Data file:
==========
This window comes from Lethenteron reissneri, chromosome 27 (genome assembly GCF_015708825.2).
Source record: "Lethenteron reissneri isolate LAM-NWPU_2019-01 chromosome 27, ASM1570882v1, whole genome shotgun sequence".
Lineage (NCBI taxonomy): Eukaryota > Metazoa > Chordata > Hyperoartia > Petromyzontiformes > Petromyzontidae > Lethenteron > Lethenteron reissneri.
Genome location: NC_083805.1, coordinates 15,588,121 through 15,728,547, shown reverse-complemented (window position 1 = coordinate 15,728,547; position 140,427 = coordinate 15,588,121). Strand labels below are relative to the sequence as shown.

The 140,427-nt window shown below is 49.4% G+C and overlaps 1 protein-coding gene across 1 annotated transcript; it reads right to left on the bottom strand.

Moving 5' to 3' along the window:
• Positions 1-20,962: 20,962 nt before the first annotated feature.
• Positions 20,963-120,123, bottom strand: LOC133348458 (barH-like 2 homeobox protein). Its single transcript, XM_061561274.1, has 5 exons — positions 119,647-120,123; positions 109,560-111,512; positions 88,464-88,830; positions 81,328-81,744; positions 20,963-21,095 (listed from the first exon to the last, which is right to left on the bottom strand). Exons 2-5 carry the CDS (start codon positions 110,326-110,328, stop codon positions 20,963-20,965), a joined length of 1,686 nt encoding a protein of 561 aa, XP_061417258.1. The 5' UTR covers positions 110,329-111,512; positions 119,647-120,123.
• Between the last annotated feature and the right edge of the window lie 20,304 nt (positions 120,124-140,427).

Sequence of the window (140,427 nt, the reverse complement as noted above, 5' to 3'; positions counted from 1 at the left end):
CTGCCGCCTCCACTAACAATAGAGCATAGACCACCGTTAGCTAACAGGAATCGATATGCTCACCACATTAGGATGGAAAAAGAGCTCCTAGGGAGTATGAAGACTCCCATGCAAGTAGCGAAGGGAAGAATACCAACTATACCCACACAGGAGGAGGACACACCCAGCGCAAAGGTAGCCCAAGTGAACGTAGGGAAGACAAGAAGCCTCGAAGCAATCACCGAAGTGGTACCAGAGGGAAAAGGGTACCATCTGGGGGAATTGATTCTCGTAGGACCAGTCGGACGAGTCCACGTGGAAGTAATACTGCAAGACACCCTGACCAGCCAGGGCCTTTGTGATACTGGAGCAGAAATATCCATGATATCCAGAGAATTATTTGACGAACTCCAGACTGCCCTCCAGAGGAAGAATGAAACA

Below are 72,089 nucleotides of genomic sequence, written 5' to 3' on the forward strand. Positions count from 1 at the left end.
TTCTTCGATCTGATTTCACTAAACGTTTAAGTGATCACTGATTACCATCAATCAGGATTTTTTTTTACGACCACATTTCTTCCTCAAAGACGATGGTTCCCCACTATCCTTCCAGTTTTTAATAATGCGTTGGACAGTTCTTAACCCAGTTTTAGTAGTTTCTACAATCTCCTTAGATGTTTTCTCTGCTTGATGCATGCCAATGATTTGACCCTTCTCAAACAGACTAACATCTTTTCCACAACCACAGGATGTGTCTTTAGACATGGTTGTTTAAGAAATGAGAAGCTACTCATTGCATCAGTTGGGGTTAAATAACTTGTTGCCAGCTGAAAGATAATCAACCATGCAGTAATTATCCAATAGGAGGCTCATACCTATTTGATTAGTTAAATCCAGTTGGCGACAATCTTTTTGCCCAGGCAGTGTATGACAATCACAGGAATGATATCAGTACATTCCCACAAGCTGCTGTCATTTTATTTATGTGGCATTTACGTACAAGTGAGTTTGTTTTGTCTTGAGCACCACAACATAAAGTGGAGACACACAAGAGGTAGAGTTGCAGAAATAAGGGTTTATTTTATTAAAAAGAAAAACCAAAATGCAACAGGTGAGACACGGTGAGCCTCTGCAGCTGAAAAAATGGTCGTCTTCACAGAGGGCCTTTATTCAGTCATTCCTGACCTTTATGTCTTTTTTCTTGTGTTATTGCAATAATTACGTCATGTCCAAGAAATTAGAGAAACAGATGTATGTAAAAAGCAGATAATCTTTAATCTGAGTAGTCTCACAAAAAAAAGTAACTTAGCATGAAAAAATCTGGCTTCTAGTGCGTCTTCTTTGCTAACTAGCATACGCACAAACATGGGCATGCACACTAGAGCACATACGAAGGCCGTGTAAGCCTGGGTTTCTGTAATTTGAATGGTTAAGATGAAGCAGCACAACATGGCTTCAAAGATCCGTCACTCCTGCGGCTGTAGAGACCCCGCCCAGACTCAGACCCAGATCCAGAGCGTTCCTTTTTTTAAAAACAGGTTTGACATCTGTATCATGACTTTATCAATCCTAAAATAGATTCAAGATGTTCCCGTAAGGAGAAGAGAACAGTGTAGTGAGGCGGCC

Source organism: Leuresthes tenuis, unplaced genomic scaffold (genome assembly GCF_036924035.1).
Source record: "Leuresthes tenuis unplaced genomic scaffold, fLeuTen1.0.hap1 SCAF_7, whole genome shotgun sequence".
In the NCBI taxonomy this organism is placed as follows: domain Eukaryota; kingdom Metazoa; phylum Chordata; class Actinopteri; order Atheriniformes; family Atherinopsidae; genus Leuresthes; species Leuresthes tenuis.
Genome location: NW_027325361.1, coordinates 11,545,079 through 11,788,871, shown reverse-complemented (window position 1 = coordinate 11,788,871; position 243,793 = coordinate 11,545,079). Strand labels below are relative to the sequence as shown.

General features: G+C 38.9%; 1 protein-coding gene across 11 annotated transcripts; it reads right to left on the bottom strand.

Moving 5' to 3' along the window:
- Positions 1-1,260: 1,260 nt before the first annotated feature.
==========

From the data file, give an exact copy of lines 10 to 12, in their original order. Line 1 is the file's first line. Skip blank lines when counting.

Sequence of the window (140,427 nt, the reverse complement as noted above, 5' to 3'; positions counted from 1 at the left end):
CTGCCGCCTCCACTAACAATAGAGCATAGACCACCGTTAGCTAACAGGAATCGATATGCTCACCACATTAGGATGGAAAAAGAGCTCCTAGGGAGTATGAAGACTCCCATGCAAGTAGCGAAGGGAAGAATACCAACTATACCCACACAGGAGGAGGACACACCCAGCGCAAAGGTAGCCCAAGTGAACGTAGGGAAGACAAGAAGCCTCGAAGCAATCACCGAAGTGGTACCAGAGGGAAAAGGGTACCATCTGGGGGAATTGATTCTCGTAGGACCAGTCGGACGAGTCCACGTGGAAGTAATACTGCAAGACACCCTGACCAGCCAGGGCCTTTGTGATACTGGAGCAGAAATATCCATGATATCCAGAGAATTATTTGACGAACTCCAGACTGCCCTCCAGAGGAAGAATGAAACA

Below are 72,089 nucleotides of genomic sequence, written 5' to 3' on the forward strand. Positions count from 1 at the left end.